Commercial Spaces

Engineered wood flooring is also suitable for various commercial applications. Its durability and stability are ideal for commercial spaces with moderate foot traffic, such as offices, boutiques, and restaurants. This type of wood flooring provides a professional and sophisticated look, creating a welcoming atmosphere for customers and clients. Additionally, engineered wood flooring can be installed over concrete subfloors, expanding its usability in commercial settings where solid hardwood may not be feasible.

High-Moisture Areas

One significant advantage of engineered wood flooring is its moisture resistance. Unlike solid hardwood, engineered wood flooring is less prone to warping and cupping when exposed to high humidity. This feature suits high-moisture areas such as basements, kitchens, and bathrooms. However, it’s important to note that, its more moisture-resistant than solid hardwood but only partially waterproof. Therefore, proper installation and regular maintenance are essential to preserving its longevity in these areas.

Installation below ground level

Engineered wood flooring is an excellent option for below-grade installations, such as basements. Basements often have higher humidity levels and fluctuating temperatures, which can negatively affect solid hardwood flooring. Engineered wood flooring’s construction provides greater stability and resistance to moisture, making it a reliable choice for these environments. However, using a moisture barrier and following the manufacturer’s installation guidelines is crucial to ensure optimal performance.

Radiant Heat Systems

Engineered wood flooring can be successfully installed over radiant heat systems, making it a suitable choice for homes or spaces that utilize this type of heating. The layers of plywood in the flooring helps to distribute the heat evenly, reducing the risk of warping or damage. However, choosing wood flooring specifically designed for radiant heat systems is crucial, as following the manufacturer’s recommendations to avoid potential issues.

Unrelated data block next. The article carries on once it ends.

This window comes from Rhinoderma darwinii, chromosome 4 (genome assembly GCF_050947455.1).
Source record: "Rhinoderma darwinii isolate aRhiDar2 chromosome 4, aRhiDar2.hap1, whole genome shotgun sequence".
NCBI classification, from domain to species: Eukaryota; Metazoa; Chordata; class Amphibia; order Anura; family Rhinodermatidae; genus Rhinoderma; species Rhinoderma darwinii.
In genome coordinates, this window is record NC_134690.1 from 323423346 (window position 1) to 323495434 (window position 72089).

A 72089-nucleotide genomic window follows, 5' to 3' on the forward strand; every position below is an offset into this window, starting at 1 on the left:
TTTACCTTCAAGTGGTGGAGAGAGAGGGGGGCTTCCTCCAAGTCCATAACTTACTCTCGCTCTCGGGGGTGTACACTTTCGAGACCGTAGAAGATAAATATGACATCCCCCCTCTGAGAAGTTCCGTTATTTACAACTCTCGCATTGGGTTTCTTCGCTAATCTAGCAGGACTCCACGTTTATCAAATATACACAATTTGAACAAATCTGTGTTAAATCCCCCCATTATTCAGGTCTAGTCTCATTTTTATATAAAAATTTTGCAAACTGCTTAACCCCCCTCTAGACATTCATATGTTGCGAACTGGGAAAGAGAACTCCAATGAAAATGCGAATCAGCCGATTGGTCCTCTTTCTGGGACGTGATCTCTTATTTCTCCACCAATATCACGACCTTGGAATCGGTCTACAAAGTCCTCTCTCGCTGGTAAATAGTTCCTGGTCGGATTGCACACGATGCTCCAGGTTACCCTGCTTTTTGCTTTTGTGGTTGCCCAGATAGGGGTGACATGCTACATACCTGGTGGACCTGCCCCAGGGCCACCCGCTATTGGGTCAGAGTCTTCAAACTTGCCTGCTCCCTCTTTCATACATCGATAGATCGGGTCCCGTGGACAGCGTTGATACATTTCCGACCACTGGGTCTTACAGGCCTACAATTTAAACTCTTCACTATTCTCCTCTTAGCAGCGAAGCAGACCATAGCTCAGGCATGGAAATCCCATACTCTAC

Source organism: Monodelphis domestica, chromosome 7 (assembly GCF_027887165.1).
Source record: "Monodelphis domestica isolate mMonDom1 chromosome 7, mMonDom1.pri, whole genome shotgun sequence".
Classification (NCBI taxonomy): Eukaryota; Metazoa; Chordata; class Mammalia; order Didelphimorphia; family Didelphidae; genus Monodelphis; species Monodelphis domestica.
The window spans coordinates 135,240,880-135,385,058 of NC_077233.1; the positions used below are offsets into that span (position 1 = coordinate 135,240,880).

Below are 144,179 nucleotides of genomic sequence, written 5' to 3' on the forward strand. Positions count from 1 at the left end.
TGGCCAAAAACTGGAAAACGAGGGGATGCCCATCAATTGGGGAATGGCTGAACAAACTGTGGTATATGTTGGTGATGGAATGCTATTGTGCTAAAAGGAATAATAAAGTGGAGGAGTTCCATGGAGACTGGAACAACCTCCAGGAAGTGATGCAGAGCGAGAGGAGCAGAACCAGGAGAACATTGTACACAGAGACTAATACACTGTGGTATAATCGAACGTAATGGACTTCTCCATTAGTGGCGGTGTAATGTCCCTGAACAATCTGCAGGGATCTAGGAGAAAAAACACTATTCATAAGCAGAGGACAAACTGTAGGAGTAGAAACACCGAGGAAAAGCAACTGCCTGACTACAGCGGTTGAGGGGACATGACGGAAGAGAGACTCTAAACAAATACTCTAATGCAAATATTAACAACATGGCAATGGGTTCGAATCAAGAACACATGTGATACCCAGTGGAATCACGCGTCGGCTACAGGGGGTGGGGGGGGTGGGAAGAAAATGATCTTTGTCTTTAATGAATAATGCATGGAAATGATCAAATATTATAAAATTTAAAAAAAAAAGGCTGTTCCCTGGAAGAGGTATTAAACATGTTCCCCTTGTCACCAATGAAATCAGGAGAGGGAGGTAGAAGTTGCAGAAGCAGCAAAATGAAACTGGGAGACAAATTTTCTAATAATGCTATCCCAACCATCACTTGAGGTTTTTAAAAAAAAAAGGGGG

Engineered wood flooring offers a versatile and durable solution for residential and commercial spaces. Its enhanced stability, moisture resistance, and compatibility with various subfloor types make it suitable for various applications. So whether you’re looking to enhance the beauty of your home, create an inviting atmosphere in a commercial space, or install flooring in high-moisture areas or over radiant heat systems, and its a reliable and aesthetically pleasing option.


In conclusion, engineered wood flooring is a great option for residential and commercial owners who want the beauty and elegance of hardwood flooring without the high price tag. With its durability, affordability, and sustainability, it’s no wonder why it’s such a popular choice in the UK. Contrary to myths, engineered wood is real, providing an authentic look and feel. Installation is relatively straightforward with user-friendly systems, while proper maintenance involves regular cleaning and prompt spill clean-up.

Overall, engineered wood flooring combines the beauty of hardwood with enhanced stability, making it a popular choice for homeowners seeking long-lasting and aesthetically pleasing flooring solutions.


  1. Can engineered wood floors be refinished?

Yes, engineered wood floors can be refinished, but it is important to check with the manufacturer to determine how many times they can be refinished. The number of times an engineered wood floor can be refinished will depend on the thickness of the wear layer.

  1. How do I clean engineered wood floors?

Engineered wood floors can be cleaned with a soft broom, microfiber mop, or towel. However, it is important to avoid cleaning with steam or water, as this can damage the floor.

  1. Can engineered wood floors be installed in a bathroom?

Engineered wood floors can be installed in a bathroom, but taking precautions to protect them from moisture is important. This includes sealing the floor with a water-resistant finish and using a dehumidifier to control humidity levels in the bathroom.

  1. How much do engineered wood floors cost?

The cost of engineered wood floors will vary depending on the type of wood, the thickness of the floor, and the size of the area to be covered. In general, engineered wood floors cost less than solid wood floors.

  1. What are the benefits of engineered wood flooring?

Engineered wood flooring offers enhanced stability, moisture resistance, affordability, versatility in installation, and a wide range of style options.